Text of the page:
Apple chief executive Tim Cook urged consumers to Not believe the dominant tech Business narrative the data collected about them Can Result in better services.
In a meeting with”Vice News Tonight” that aired Tuesday, Cook emphasized his company’s commitment to consumer privacy, placement Apple’s company as one that stands apart from technology giants that compile massive amounts of personal data and sell the capability to target customers through advertisements.
“The narrative that some businesses try to get one to believe is: I have got to carry all our information to generate my support better,” he explained. “Well, don’t believe them. Whoever’s telling you , it is a bunch of bunk.”
Cook’s comments come at a critical period for Silicon Valley. In the past year, tech companies and their executives have come under unprecedented scrutiny from elected officials and regulators stemming from many different issues, including a barrage of information privacy scandals, accusations of poisonous company culture, the adverse impact of technology platforms on political argument, and worries over technician overuse and dependence. Recently, growing calls from Capitol Hill have boosted the prospects of new legislation aimed at big tech businesses.
Last week, Facebook disclosed that hackers stole information that could have enabled them to compromise over 50 million user accounts. The massive data breach was yet another blow to Facebook’s standing, since the company is still reeling from its Cambridge Analytica catastrophe, and from its function in a Russia-backed misinformation campaign designed to influence the 2016 presidential elections.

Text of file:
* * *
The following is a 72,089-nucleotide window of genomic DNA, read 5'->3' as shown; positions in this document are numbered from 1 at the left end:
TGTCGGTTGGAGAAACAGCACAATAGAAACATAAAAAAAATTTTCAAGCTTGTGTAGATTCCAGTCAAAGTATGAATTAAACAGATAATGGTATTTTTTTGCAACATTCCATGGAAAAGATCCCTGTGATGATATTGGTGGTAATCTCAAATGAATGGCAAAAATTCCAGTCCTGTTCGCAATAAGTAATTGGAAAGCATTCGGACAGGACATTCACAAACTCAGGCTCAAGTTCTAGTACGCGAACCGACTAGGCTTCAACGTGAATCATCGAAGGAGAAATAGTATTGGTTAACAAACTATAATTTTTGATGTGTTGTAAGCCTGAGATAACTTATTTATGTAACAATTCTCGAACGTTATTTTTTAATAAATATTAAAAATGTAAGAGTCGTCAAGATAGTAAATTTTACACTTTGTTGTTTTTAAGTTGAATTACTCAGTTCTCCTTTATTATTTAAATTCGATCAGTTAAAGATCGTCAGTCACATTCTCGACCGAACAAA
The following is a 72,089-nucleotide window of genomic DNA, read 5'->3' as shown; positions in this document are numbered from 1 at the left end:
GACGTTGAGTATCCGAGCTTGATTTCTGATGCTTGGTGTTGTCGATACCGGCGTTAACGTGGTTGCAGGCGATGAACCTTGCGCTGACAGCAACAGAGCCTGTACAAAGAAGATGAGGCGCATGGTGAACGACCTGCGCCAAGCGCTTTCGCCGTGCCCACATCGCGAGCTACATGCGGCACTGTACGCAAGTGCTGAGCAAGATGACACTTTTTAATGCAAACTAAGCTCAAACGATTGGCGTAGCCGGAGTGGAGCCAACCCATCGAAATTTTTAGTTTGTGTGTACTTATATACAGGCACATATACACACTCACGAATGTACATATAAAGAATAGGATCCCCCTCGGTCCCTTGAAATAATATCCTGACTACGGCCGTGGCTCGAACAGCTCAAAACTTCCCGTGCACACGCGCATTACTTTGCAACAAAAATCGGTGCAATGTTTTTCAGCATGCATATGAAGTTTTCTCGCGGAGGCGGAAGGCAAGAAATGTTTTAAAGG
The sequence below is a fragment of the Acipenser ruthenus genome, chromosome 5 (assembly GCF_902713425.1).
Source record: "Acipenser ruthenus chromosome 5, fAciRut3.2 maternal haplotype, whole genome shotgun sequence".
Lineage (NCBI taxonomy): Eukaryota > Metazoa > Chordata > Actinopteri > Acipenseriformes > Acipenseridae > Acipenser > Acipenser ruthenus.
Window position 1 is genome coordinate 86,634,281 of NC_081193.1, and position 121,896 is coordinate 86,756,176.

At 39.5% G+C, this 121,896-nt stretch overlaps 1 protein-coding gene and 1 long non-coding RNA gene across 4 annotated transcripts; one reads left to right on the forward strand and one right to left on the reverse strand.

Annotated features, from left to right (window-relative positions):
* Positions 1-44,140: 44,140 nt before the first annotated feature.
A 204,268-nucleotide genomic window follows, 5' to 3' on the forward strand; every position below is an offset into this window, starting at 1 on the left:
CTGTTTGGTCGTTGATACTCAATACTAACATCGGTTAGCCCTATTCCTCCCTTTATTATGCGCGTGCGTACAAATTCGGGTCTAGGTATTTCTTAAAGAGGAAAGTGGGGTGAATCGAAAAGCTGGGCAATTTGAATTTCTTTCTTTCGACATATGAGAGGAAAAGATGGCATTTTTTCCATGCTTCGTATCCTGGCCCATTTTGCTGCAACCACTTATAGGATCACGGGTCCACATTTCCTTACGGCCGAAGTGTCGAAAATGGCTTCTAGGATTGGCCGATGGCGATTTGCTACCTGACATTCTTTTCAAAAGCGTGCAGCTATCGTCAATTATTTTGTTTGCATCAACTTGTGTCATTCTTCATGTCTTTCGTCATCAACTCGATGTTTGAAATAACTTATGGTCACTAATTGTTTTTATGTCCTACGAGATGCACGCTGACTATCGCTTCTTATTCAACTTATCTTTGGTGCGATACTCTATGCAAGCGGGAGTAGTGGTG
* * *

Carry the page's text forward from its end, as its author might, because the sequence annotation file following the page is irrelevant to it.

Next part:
The top Democrat on the Senate Intelligence Committee, Sen. Mark R. Warner of Virginia, known as the breach”deeply about” and repeated his calls for Congress to pass new data privacy laws.
Only days prior to the breach was announced, members of Congress questioned representatives from Google, Twitter and many telecom firms regarding user privacy. The companies were largely unwilling to commit to specific privacy rules and instead pledged to work together with the Senate Commerce Committee on a comprehensive federal privacy legislation.
Cook said in the interview that he is”exceedingly optimistic” that the subject of information privacy has attained an elevated level of public discussion. “If the free market doesn’t create a result that is good for society you have to ask yourself exactly what exactly do we will need to do. And I think some amount of government regulation is crucial to come out on that.”